It was with a great deal of enthusiasm I watched the Indiana Pacers comeback and defeat the Miami Heat on Tuesday night after getting home from work.
Then with a bit less enthusiasm I watched the television talking heads decipher what the game meant to each team. The general consensus was that the game was more important to the Pacers than the Heat.
Sometimes these commentators get so wrapped up in trying to say something dramatic or something different than the other talking heads that they completely miss the obvious.
Tuesday night's game was of the exact same importance to both teams. Both teams are goping to make the playoffs. The only question is where will they be seeded. There can be no disagreement on those two points.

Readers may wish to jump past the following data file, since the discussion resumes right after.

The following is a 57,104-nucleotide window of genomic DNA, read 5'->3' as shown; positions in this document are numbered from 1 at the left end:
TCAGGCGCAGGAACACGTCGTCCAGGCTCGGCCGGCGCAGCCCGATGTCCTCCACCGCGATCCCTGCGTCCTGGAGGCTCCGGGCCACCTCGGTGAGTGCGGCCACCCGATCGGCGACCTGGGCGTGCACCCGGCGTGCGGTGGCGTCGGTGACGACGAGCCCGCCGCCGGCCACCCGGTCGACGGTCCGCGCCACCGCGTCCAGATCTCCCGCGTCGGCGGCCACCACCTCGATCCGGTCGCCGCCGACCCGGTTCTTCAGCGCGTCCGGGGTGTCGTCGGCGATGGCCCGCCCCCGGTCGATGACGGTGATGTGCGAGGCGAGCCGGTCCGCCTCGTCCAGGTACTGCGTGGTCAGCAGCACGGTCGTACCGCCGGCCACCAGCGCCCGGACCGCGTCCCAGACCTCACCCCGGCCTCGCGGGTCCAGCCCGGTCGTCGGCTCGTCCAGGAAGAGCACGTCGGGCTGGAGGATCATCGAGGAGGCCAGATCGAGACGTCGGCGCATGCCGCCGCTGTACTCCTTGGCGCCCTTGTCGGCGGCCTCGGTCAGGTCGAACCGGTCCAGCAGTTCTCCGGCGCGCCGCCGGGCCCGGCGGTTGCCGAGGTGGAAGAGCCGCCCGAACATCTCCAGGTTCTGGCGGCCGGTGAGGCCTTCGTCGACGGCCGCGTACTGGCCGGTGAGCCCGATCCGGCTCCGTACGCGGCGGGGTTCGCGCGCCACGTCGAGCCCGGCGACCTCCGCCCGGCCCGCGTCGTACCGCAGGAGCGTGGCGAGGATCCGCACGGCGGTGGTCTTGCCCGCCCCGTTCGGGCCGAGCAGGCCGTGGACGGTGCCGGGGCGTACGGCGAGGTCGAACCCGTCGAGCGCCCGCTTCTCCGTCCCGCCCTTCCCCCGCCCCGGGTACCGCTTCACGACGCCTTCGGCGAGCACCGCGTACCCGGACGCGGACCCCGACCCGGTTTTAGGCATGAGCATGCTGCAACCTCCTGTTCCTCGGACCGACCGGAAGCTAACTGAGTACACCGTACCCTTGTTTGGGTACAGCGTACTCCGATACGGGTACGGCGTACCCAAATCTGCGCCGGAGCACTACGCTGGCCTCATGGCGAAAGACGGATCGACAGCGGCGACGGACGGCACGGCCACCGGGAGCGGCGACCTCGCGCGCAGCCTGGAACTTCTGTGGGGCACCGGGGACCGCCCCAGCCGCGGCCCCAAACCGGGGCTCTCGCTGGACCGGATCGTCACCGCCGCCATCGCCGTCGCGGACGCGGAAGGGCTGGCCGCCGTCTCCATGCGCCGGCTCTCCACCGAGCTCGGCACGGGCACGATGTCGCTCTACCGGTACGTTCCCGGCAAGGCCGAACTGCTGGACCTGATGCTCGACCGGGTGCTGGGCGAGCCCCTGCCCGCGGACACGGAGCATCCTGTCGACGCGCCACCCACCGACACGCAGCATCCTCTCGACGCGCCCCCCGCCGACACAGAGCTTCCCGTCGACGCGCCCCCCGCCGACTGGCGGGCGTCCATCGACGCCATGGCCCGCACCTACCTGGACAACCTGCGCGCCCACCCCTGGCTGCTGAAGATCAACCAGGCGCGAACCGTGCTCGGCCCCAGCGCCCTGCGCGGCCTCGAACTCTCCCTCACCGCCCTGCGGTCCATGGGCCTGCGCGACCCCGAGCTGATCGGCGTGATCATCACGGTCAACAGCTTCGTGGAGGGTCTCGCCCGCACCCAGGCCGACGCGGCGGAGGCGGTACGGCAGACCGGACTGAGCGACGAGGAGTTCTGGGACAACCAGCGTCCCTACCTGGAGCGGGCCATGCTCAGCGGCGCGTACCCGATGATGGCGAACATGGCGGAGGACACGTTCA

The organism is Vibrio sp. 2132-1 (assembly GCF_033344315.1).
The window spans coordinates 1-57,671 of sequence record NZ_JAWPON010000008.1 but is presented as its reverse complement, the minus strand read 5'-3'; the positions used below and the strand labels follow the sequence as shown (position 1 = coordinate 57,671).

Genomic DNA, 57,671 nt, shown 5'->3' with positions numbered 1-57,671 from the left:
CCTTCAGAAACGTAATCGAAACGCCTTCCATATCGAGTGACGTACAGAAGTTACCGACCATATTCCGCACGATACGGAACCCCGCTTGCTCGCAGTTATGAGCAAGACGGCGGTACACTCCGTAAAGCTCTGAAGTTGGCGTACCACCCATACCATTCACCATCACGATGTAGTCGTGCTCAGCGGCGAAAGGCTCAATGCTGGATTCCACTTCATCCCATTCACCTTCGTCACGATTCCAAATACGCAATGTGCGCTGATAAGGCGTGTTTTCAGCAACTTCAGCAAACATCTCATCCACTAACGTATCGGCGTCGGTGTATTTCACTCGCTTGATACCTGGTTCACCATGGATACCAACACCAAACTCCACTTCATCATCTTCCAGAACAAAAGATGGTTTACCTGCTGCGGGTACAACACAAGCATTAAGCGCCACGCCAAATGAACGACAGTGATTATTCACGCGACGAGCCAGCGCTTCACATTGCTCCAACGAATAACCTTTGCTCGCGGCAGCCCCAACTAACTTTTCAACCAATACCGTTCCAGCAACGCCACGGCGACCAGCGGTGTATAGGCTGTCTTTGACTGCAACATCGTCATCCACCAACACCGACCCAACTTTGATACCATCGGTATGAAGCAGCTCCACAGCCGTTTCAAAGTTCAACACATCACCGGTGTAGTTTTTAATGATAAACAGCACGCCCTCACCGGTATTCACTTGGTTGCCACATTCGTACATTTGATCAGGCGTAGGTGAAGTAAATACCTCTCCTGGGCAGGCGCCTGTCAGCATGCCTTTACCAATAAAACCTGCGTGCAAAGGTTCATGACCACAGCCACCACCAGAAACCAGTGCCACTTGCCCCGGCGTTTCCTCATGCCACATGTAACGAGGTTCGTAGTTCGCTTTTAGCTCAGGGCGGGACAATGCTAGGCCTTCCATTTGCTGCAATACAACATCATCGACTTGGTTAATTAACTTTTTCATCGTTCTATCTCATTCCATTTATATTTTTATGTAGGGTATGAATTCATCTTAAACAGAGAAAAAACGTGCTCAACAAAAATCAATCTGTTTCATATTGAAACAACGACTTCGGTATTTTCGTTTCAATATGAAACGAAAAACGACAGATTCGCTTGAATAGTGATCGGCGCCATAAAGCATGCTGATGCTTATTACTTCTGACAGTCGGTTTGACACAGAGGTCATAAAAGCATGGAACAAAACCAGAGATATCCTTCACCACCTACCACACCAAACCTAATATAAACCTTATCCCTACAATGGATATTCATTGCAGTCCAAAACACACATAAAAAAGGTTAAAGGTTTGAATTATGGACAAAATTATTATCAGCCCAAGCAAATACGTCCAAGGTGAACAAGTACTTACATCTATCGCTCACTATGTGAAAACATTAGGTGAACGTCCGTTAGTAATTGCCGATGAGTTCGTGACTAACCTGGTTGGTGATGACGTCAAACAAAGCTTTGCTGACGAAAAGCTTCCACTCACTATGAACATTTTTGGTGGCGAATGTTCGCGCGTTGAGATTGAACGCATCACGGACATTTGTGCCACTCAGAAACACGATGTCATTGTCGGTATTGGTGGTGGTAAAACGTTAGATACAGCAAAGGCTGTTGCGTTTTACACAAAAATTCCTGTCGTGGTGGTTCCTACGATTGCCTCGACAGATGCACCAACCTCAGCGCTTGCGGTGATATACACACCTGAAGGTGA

So the game was equally important for mathematical reasons. If the Heat had won, they would be just one game behind the Pacers in the chase to have the best record in the Eastern Conference. But since the good guys won instead, they are now three games ahead of the villains in this passion play.
On Wednesday, when the two teams meet again in what some affectionately call South Beach, the game might be a bit more important to the Heat, but if that's the case it will only be because a loss would put Miami two games further behind Indiana than if they won.
Much analysis was wasted on the psychological impact of a win for the Pacers and the loss for the Heat. Poppycock!
There is nothing that will convince me that Indiana is any more or less likely to defeat Miami later this season or in the playoffs at Bankers Life Fieldhouse because it won Tuesday's game. If you think the Heat are less confident they can win in that building this year now than they were on Tuesday afternoon, you are mistaken.